Peter Molyneux’s Curiosity was designed to be a social experiment of sorts with the intention of informing future game design.

Curiosity – What’s Inside the Cube launched in November 2012 with no shortage of excitement, at least from the designer, Peter Molyneux himself. The game is simple. You chip away at tiny cubelets, which are part of a larger, layered cube. Each layer has its own design so you don’t get too bored while you’re hammering away at it. The ultimate goal is to get to the center of the cube and discover what’s inside, hence the title Curiosity. The cube was comprised of literally billions of cubelets to begin, which would be a daunting task if Curiosity didn’t boast nearly five million participants since its launch.

To date, upwards of 25 billion cubelets have been cleared away by the almost five million players, leaving only 50 of the 300 something layers left to dig through. For a sense of scale, at one cubelet per second, clearing 25 billion cubelets would have taken a single person over 800 years. Curiosity has been a bane of productivity for some, racking up roughly 50 million man hours of time spent with the game.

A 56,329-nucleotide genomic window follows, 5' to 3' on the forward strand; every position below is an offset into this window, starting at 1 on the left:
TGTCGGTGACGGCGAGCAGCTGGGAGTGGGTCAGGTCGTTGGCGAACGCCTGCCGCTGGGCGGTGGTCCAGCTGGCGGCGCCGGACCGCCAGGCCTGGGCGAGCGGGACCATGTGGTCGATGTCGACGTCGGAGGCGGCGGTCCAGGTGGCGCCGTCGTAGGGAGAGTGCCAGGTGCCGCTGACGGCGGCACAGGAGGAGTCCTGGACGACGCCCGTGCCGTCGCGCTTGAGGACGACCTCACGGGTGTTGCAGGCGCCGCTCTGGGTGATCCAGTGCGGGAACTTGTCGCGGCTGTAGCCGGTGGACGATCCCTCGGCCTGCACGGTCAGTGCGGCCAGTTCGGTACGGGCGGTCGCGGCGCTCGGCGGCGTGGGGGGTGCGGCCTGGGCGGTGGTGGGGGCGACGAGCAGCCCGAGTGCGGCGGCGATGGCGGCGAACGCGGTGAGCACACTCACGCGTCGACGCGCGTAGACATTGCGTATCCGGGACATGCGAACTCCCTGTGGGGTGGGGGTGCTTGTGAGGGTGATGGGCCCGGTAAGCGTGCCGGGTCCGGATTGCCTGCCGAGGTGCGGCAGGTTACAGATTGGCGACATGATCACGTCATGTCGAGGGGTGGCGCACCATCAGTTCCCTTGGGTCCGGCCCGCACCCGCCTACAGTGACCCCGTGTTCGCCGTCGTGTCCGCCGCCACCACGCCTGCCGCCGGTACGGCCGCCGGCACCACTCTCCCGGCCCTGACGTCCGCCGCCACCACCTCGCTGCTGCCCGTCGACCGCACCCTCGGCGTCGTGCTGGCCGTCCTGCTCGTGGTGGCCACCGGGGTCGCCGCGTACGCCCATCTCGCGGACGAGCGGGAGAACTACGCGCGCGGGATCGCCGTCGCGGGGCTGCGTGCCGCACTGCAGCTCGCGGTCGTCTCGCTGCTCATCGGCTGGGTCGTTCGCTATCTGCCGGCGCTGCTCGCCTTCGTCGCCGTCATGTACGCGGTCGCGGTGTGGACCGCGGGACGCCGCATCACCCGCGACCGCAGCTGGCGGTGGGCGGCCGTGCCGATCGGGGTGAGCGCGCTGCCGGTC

The final push to the center of the cube is expected to take anywhere from 1 to 50 days, depending on the chiseling fervor. Of course, the ability to add cubelets might make the home stretch a little more challenging. Despite the griefing potential, for everybody out there who couldn’t be bothered to help chip away the first 272 layers, I expect the final 50 layers to be a much more compelling objective. While those who’ve been there all along might be nonplussed when a newcomer gets to the mystery bit in the center, that possibility has to be part of Molyneux’s grand scheme.

You may also like